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Experiencing & Remembering the French Wars, 1792-1918 - HIS00077M

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  • Department: History
  • Module co-ordinator: Dr. Simon Quinn
  • Credit value: 20 credits
  • Credit level: M
  • Academic year of delivery: 2020-21

Module summary

This module examines how European societies came to terms with the 23 years of conflict that followed the French Revolution, a period one historian has called ‘the first total war’. The public interest generated by Napoleonic anniversaries even today illustrates the long term and in fact ongoing nature of this process, overlaid as it is by the memory of still more destructive total wars in the twentieth century. Focusing especially on the nineteenth century, this module seeks to show why the lessons of the so-called French Wars legitimised rather than prevented the cataclysm of the First World War. We will study the ways in which contemporaries experienced the political upheavals, battles, and foreign occupations of this period and made sense of them in fiction, memoirs, poems, paintings, cartoons, public commemorations, and monuments. In a second step, we will investigate how trauma, cultural transfer, and the rise of nationalism changed the meaning of the French Wars as the latter transitioned from lived experience to collective memory over the course of the nineteenth century.

Module will run

Occurrence Teaching cycle
A Spring Term 2020-21

Module aims

The module aims to:

  • Develop skills of source analysis and interpretation;
  • Assess a range of source material and relevant secondary works; and
  • Develop students’ powers of evidence-based historical argument, both orally and in writing.

Module learning outcomes

After successfully completing this course students should have:

  • A good grasp of the main outcomes of the Revolutionary and Napoleonic Wars;
  • A familiarity with the workings of collective memory and its evolution over time; and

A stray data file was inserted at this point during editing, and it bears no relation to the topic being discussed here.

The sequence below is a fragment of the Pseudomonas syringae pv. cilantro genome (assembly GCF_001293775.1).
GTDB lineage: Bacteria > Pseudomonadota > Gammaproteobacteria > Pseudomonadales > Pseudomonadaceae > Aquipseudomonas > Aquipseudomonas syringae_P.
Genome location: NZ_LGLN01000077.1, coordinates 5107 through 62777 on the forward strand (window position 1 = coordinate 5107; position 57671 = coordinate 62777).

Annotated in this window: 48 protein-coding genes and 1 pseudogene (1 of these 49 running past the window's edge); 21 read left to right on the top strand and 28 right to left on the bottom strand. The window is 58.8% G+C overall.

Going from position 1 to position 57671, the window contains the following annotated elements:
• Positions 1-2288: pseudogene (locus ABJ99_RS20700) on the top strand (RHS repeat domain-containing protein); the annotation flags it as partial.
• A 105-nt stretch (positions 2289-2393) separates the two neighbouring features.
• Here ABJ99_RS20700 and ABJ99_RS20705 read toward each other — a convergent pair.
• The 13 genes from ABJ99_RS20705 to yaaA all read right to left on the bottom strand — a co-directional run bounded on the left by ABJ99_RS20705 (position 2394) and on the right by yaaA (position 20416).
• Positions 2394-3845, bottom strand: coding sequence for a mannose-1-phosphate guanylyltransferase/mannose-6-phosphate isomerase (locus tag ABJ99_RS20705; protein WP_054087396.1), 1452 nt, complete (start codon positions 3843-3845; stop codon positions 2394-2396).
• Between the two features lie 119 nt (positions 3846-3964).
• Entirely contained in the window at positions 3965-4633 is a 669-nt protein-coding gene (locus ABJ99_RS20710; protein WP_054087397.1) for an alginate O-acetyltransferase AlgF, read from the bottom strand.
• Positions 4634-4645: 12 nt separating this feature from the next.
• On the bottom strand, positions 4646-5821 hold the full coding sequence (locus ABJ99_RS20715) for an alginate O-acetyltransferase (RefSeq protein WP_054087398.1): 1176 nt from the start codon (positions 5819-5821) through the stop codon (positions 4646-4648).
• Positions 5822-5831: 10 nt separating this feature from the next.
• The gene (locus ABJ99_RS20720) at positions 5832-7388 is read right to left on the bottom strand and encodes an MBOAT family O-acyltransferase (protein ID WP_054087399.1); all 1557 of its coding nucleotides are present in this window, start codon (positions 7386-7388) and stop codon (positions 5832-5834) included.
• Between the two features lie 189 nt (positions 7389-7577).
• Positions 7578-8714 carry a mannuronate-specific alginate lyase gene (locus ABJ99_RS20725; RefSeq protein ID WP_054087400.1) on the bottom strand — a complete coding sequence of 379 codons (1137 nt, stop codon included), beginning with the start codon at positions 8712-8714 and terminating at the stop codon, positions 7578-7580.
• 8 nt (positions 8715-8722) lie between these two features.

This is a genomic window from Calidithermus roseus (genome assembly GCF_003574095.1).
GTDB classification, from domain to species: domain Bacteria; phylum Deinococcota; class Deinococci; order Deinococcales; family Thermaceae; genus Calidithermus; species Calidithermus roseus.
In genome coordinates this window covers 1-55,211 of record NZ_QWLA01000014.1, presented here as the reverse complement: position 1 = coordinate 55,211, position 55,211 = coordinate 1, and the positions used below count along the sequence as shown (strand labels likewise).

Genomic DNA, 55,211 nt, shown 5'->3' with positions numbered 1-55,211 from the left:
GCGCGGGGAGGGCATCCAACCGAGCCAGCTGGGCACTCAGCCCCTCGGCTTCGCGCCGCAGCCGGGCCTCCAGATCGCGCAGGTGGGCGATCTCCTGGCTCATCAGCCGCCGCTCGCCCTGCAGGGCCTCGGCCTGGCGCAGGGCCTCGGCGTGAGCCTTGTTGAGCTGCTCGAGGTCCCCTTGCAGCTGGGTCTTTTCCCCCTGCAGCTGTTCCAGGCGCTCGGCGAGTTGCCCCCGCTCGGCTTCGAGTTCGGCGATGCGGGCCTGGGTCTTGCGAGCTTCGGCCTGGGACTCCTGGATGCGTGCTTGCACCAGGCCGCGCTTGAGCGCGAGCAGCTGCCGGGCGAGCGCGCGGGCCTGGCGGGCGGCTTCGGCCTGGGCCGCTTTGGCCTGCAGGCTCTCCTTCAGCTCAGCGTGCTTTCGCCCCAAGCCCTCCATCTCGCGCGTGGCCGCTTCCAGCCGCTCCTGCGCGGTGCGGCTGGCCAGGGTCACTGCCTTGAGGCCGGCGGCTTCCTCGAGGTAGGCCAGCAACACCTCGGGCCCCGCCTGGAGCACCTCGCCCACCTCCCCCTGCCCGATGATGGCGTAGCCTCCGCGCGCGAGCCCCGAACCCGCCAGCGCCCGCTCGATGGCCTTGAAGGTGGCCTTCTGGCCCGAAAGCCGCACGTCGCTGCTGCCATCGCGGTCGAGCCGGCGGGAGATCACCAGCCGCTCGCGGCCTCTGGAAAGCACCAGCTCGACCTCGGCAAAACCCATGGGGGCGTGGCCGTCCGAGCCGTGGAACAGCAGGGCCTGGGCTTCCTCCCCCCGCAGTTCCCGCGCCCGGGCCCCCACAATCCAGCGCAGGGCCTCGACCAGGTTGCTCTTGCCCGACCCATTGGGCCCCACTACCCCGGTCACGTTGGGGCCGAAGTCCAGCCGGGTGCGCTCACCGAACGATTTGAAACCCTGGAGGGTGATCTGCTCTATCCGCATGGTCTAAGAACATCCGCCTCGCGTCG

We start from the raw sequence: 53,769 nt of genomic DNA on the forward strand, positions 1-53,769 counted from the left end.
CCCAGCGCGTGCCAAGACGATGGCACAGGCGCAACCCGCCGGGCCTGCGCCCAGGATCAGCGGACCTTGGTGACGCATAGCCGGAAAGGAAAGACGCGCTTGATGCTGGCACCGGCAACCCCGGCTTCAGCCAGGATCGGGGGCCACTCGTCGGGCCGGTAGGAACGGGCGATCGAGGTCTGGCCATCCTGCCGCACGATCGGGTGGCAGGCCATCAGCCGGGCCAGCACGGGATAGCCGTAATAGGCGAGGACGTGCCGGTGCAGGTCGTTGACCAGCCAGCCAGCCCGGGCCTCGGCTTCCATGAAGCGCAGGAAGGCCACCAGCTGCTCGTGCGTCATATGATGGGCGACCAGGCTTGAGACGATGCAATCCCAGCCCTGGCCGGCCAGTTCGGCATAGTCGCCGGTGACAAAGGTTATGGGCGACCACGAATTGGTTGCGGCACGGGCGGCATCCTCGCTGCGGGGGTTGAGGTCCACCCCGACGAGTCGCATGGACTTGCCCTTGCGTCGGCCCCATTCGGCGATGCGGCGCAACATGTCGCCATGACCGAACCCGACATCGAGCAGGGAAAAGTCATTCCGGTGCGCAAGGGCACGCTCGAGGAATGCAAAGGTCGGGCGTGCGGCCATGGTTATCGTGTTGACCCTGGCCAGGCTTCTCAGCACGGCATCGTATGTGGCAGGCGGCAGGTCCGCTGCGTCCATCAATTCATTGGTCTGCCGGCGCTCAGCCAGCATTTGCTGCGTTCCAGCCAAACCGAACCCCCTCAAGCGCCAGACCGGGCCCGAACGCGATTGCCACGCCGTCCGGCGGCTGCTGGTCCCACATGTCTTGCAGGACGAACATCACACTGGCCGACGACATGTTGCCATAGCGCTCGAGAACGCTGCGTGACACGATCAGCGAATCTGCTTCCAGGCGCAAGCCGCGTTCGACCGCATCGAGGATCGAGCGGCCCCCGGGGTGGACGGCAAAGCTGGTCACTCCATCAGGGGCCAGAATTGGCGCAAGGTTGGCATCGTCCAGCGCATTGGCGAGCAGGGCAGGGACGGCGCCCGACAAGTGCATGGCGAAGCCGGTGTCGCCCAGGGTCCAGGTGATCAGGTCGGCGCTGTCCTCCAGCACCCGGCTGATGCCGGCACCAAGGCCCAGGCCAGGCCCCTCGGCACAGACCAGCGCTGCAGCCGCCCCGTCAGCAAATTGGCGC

• An ability to make sense of nineteenth-century primary sources and to understand the heuristic challenges which their interpretation presents.

Module content

Teaching programme:
Students will attend eight weekly two-hour seminars in weeks 2-9.

The likely seminar programme is as follows:

  1. The question of what ‘experience’ is and how it is articulated
  2. The concept of total war
  3. The French Wars as a catalyst of state-building
  4. War and gender
  5. The concomitance of intensified transnational contact and emergence of modern nationalisms in the shadow of prolonged warfare
  6. The switch from French hegemony to equilibrium and ultimately imperial rivalry in great power politics between 1792 and 1914
  7. The workings of cultural memory over the longue durée. Who remembers what and for which reason? How can memory be manipulated?
  8. Intersecting memories: The significance of the French Wars in relation to the commemoration of other modern wars


Task Length % of module mark
Essay 4000 Words
N/A 100

Special assessment rules


Additional assessment information

Students will complete a 2,000 word procedural essay for formative assessment, due in week 6 of the spring term. They will then submit a 4,000 word assessed essay in week 1 of the summer term.

For further details about assessed work, students should refer to the Taught Masters Degrees Statement of Assessment.


Task Length % of module mark
Essay 4000 Words
N/A 100

Module feedback

Following their formative assessment task, students will receive written feedback consisting of comments and a mark within 10 working days of submission. All students are encouraged, if they wish, to discuss the feedback on their procedural work during their tutor’s student hours. For more information, see the Statement on Feedback.

For the summative assessment task, students will receive their provisional mark and written feedback within 20 working days of the submission deadline. The tutor will then be available during student hours for follow-up guidance if required. For more information, see the Statement of Assessment.

Indicative reading

For term time reading, please refer to the module VLE site. Before the course starts, we encourage you to look at the following items of preliminary reading:

Bell, David A. The First Total War: Napoleon’s Europe and the Birth of Modern Warfare. London: Bloomsbury, 2007.

Chickering, Roger, and Stig Förster, eds. War in an Age of Revolution, 1775-1815. Cambridge: Cambridge University Press, 2010.

Forrest, Alan, Karen Hagemann, and Jane Rendall, eds. Soldiers, Citizens and Civilians: Experiences and Perceptions of the Revolutionary and Napoleonic Wars, 1790-1820. Basingstoke: Palgrave Macmillan, 2009.

Forrest, Alan, Étienne François, and Karen Hagemann, eds. War Memories: The Revolutionary and Napoleonic Wars in Modern European Culture. Basingstoke: Palgrave Macmillan, 2012.

The information on this page is indicative of the module that is currently on offer. The University is constantly exploring ways to enhance and improve its degree programmes and therefore reserves the right to make variations to the content and method of delivery of modules, and to discontinue modules, if such action is reasonably considered to be necessary by the University. Where appropriate, the University will notify and consult with affected students in advance about any changes that are required in line with the University's policy on the Approval of Modifications to Existing Taught Programmes of Study.